Mary Barton by Elizabeth Gaskell
Filed under: Book Reviews,Infinite TBR,Reader of the Stack Goes Canonical — Ibis at 6:50 pm on Sunday, August 8, 2010

From the publisher:
“Mary Barton, the daughter of disillusioned trade unionist, rejects her working-class lover Jem Wilson in the hope of marrying Henry Carson, the mill owner’s son, and making a better life for herself and her father. But when Henry is shot down in the street and Jem becomes the main suspect, Mary finds herself painfully torn between the two men. Through Mary’s dilemma, and the moving portrayal of her father, the embittered and courageous activist John Barton, Mary Barton (1848) powerfully dramatizes the class divides of the ‘hungry forties’ as personal tragedy. In its social and political setting, it looks towards Elizabeth Gaskell’s great novels of the industrial revolution, in particular North and South.”

My thoughts:
This novel was a bit of a mixed bag for me. I started reading it at a time when I was looking for something fairly light-hearted. The murder element didn’t deter me because from the description it didn’t appear that we would get too attached to Mr. Carson before his untimely demise. I was, however, quite surprised to find nearly the first third of the book to be depressing and distressing as characters we’ve come to care about dropped off like flies, and all for the simple want of food, shelter, and adequate medical care (which alas, is still with us today). After the dismal beginning, however, the story followed along the lines I had initially been expecting and I ended up enjoying it quite a bit.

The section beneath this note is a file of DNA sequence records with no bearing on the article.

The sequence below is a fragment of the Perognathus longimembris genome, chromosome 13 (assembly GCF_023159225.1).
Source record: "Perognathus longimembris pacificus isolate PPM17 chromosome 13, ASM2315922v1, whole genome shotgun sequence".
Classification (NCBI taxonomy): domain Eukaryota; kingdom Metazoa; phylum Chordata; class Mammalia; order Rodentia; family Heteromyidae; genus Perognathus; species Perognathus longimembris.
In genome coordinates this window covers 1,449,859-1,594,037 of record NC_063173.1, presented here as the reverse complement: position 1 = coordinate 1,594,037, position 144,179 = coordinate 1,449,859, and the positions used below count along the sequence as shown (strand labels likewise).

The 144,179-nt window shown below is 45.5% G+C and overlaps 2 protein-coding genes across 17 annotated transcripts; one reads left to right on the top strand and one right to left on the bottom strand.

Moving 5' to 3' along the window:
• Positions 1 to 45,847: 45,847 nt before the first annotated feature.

As a social commentary, I imagine it would have come across like gangbusters at the time, with an empathetic understanding of working class life and how intimate with utter poverty it really is. You wouldn’t find this in Jane Austen or, I think (I haven’t read ’em all) George Eliot. And though Dickens often covers the same territory, his mechanism is satire rather than strict realism.

And then just for pleasure, we get a bit of a sensation novel in the last half, though it’s not as sensational as, say, a Wilkie Collins or R. D. Blackmore—Gaskell’s penchant for realism comes into play there too. A good novel for fans of nineteenth century literature (especially if you’re looking for something shorter than the typical Collins or Dickens).

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